Aidoo is a patron of the Etisalat Prize for Literature (alongside Dele Olojede, Ellah Wakatama Allfrey, Margaret Busby, Sarah Ladipo Manyika and Zakes Mda), created in 2013 as a platform for African writers of debut books of fiction. She obtained a Fulbright Scholarship award in 1988 and Mbari press short story prize.
She is the subject of a 2014 documentary film, The Art of Ama- ata Aidoo, made by Yaba Badoe. Her plays include: ”The Dilemma of a Ghost” produced in Legon in 1964, Pittsburgh in 1988, Accra, Longman in 1965 and in New York Macmillan in 1971. ”Anowa” another play written by her was produced in London in 1991 and New York Humanities Press in 1970
Aidoo’s works of fiction particularly deal with the tension between Western and African world views. Her first novel, Our Sister Killjoy, was published in 1977 and remains one of her most popular works. Many of Aidoo’s protagonists are women who defy the stereotypical women’s roles of their time, as in her play Anowa. Her novel Changes won the 1992 Commonwealth Writers’ Prize for Best Book (Africa). She is also an accomplished poet—her collection Someone Talking to Sometime won the Nelson Mandela Prize for Poetry in 1987—and has written several children’s books.
She contributed the piece “To be a woman” to the 1984 anthology Sisterhood Is Global: The International Women’s Movement Anthology, edited by Robin Morgan.
In 2000 she founded the Mbaasem Foundation, a non-governmental organization based in Ghana with a mission “to support the development and sustainability of African women writers and their artistic output”, which she runs together with her daughter Kinna Likimani and a board of management.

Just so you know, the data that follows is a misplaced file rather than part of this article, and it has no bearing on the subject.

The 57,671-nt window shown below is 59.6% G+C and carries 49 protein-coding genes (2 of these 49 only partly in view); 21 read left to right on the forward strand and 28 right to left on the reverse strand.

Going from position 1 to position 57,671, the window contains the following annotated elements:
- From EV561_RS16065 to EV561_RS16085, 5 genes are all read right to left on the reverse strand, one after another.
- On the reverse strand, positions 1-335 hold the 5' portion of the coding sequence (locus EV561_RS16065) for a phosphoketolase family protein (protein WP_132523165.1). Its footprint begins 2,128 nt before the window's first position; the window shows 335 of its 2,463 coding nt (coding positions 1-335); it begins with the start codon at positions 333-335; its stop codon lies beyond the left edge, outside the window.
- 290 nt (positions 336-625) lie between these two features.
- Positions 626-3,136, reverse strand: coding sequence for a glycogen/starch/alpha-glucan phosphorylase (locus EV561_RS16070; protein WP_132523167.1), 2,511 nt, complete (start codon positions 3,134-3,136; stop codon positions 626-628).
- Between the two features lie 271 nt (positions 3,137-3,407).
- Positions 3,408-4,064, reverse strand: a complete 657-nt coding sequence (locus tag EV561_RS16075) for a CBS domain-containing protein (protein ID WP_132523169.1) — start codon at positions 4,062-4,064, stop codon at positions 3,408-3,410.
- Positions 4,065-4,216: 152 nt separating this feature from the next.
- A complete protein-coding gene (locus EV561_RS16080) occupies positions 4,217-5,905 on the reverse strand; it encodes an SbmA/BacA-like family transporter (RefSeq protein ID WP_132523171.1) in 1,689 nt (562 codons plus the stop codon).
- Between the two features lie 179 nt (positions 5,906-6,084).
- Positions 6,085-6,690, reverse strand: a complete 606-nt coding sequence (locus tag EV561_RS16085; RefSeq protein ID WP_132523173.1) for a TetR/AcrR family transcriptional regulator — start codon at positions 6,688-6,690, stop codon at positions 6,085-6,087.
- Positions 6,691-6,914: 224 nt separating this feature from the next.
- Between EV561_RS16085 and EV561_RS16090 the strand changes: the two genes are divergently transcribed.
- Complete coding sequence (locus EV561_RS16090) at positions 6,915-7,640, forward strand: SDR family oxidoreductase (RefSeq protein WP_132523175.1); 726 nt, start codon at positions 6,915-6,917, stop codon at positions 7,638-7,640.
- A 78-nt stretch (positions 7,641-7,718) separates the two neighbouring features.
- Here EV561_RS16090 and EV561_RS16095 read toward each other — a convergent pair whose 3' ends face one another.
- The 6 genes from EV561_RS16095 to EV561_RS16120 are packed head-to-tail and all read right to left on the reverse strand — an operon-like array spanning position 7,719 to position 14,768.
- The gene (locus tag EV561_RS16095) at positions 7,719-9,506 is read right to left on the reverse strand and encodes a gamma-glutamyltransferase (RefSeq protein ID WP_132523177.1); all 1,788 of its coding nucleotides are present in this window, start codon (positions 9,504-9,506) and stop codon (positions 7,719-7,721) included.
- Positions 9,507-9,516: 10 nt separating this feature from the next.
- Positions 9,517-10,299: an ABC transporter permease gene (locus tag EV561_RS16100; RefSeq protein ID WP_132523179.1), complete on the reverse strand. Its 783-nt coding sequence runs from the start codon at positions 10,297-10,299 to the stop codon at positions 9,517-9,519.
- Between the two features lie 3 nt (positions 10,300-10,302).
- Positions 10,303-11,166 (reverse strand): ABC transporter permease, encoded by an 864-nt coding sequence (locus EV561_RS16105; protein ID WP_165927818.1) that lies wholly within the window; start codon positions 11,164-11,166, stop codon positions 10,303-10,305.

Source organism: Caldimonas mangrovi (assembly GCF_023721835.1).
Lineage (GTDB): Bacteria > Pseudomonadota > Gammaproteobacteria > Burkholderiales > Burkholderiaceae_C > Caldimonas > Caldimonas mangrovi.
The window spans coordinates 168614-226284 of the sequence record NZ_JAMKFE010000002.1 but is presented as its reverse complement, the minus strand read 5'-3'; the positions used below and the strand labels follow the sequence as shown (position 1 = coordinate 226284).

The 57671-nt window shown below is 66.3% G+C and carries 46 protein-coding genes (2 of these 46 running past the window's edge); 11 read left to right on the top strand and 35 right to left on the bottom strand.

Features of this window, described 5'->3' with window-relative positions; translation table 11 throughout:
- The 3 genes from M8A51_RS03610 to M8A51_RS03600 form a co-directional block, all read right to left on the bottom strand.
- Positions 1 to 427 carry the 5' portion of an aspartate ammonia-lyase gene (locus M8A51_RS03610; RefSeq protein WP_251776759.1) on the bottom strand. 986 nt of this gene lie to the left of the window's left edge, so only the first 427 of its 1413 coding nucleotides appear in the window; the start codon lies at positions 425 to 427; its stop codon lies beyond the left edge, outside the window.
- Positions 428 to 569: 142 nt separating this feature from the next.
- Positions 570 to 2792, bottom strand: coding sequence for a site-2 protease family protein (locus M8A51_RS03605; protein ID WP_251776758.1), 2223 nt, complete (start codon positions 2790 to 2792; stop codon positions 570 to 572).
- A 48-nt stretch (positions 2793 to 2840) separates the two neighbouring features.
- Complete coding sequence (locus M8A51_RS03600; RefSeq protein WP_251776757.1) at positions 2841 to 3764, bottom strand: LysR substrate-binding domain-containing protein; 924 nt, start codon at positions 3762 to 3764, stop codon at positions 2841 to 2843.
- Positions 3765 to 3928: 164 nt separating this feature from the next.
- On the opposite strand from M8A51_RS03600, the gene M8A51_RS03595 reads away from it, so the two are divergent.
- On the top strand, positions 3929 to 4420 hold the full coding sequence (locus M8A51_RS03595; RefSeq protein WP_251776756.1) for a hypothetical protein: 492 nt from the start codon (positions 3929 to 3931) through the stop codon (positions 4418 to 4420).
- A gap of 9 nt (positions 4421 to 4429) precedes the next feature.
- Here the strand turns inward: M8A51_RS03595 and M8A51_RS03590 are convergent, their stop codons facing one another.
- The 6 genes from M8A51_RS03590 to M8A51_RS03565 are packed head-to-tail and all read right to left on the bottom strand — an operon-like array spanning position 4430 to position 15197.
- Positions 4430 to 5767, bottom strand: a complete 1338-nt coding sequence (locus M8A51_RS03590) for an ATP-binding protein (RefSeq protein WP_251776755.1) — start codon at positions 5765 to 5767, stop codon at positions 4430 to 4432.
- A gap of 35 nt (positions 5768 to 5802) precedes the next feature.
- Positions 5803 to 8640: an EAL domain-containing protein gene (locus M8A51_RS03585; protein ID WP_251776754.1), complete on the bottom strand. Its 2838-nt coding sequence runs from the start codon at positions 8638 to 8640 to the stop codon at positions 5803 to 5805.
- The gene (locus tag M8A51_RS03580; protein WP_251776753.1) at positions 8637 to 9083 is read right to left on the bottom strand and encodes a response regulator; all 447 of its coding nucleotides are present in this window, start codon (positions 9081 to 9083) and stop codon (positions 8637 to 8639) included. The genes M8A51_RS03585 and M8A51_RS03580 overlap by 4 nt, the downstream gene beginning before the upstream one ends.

Aidoo is the editor of the 2006 anthology African Love Stories.
AWARDS AND RECOGNITION
Awards Aidoo has received include the 1992 Commonwealth Writers’ Prize for Best Book (Africa) for her novel Changes.
The Aidoo-Snyder book prize, awarded by the Women’s Caucus of the African Studies Association for an outstanding book published by a woman that prioritizes African women’s experiences, is named in honour of Ama Ata Aidoo and of Margaret C. Snyder, who was the founding director of UNIFEM.
Launched in March 2017, the Ama Ata Aidoo Centre for Creative Writing (Aidoo Centre), under the auspices of the Kojo Yankah School of Communications Studies at the African University College of Communications (AUCC) in Adabraka, Accra, was named in her honour — the first centre of its kind in West Africa, with Nii Ayikwei Parkes as its director.
The Dilemma of a Ghost (play), Longman, 1965.
Anowa (a play based on a Ghanaian legend), Longman, 1970.
Our Sister Killjoy: or Reflections from a Black-eyed Squint, Longman, 1977.
Someone Talking to Sometime (a poetry collection), Harare: College Press, 1986.
The Eagle and the Chickens and Other Stories (for children), Tana Press, 1986.
Birds and Other Poems, Harare: College Press, 1987.
An Angry Letter in January (poems), Dangaroo Press, 1992.
Changes: a Love Story (novel), The Feminist Press, 1993.
No Sweetness Here: A Collection of Short Stories, The Feminist Press, 1995.
The Girl Who Can and Other Stories, Heinemann African Writers Series, 1997.
Diplomatic Pounds & Other Stories, Ayebia Clarke Publishing, 2012.
African Love Stories: An Anthology, African Love Stories: An Anthology, Ayebia Clarke Publishing, 2006.